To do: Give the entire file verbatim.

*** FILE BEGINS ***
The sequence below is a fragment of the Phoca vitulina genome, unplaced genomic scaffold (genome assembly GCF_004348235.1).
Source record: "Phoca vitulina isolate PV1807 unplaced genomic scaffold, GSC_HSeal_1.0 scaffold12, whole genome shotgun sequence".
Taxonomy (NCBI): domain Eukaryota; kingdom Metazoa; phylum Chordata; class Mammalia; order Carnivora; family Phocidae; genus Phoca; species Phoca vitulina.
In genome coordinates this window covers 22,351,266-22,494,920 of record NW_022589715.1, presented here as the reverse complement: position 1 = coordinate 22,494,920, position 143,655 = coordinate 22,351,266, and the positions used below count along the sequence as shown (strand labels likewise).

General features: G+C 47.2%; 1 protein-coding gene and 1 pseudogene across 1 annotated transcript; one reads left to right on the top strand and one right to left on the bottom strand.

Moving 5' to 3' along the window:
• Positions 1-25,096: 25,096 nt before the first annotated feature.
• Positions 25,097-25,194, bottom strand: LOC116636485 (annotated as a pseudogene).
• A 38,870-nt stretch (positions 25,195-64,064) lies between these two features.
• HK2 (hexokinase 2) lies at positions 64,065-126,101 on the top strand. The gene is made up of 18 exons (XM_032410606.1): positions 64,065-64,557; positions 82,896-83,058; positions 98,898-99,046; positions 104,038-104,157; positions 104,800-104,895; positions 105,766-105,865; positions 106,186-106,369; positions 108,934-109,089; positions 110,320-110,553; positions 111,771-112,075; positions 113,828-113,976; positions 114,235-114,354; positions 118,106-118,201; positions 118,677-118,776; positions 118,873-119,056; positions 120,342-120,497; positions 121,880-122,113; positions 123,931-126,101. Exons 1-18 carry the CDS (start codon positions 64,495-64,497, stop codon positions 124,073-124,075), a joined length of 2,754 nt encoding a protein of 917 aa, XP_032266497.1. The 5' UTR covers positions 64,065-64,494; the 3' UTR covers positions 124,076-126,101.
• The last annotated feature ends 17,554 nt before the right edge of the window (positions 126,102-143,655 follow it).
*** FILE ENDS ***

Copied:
The sequence below is a fragment of the Phoca vitulina genome, unplaced genomic scaffold (genome assembly GCF_004348235.1).
Source record: "Phoca vitulina isolate PV1807 unplaced genomic scaffold, GSC_HSeal_1.0 scaffold12, whole genome shotgun sequence".
Taxonomy (NCBI): domain Eukaryota; kingdom Metazoa; phylum Chordata; class Mammalia; order Carnivora; family Phocidae; genus Phoca; species Phoca vitulina.
In genome coordinates this window covers 22,351,266-22,494,920 of record NW_022589715.1, presented here as the reverse complement: position 1 = coordinate 22,494,920, position 143,655 = coordinate 22,351,266, and the positions used below count along the sequence as shown (strand labels likewise).

General features: G+C 47.2%; 1 protein-coding gene and 1 pseudogene across 1 annotated transcript; one reads left to right on the top strand and one right to left on the bottom strand.

Moving 5' to 3' along the window:
• Positions 1-25,096: 25,096 nt before the first annotated feature.
• Positions 25,097-25,194, bottom strand: LOC116636485 (annotated as a pseudogene).
• A 38,870-nt stretch (positions 25,195-64,064) lies between these two features.
• HK2 (hexokinase 2) lies at positions 64,065-126,101 on the top strand. The gene is made up of 18 exons (XM_032410606.1): positions 64,065-64,557; positions 82,896-83,058; positions 98,898-99,046; positions 104,038-104,157; positions 104,800-104,895; positions 105,766-105,865; positions 106,186-106,369; positions 108,934-109,089; positions 110,320-110,553; positions 111,771-112,075; positions 113,828-113,976; positions 114,235-114,354; positions 118,106-118,201; positions 118,677-118,776; positions 118,873-119,056; positions 120,342-120,497; positions 121,880-122,113; positions 123,931-126,101. Exons 1-18 carry the CDS (start codon positions 64,495-64,497, stop codon positions 124,073-124,075), a joined length of 2,754 nt encoding a protein of 917 aa, XP_032266497.1. The 5' UTR covers positions 64,065-64,494; the 3' UTR covers positions 124,076-126,101.
• The last annotated feature ends 17,554 nt before the right edge of the window (positions 126,102-143,655 follow it).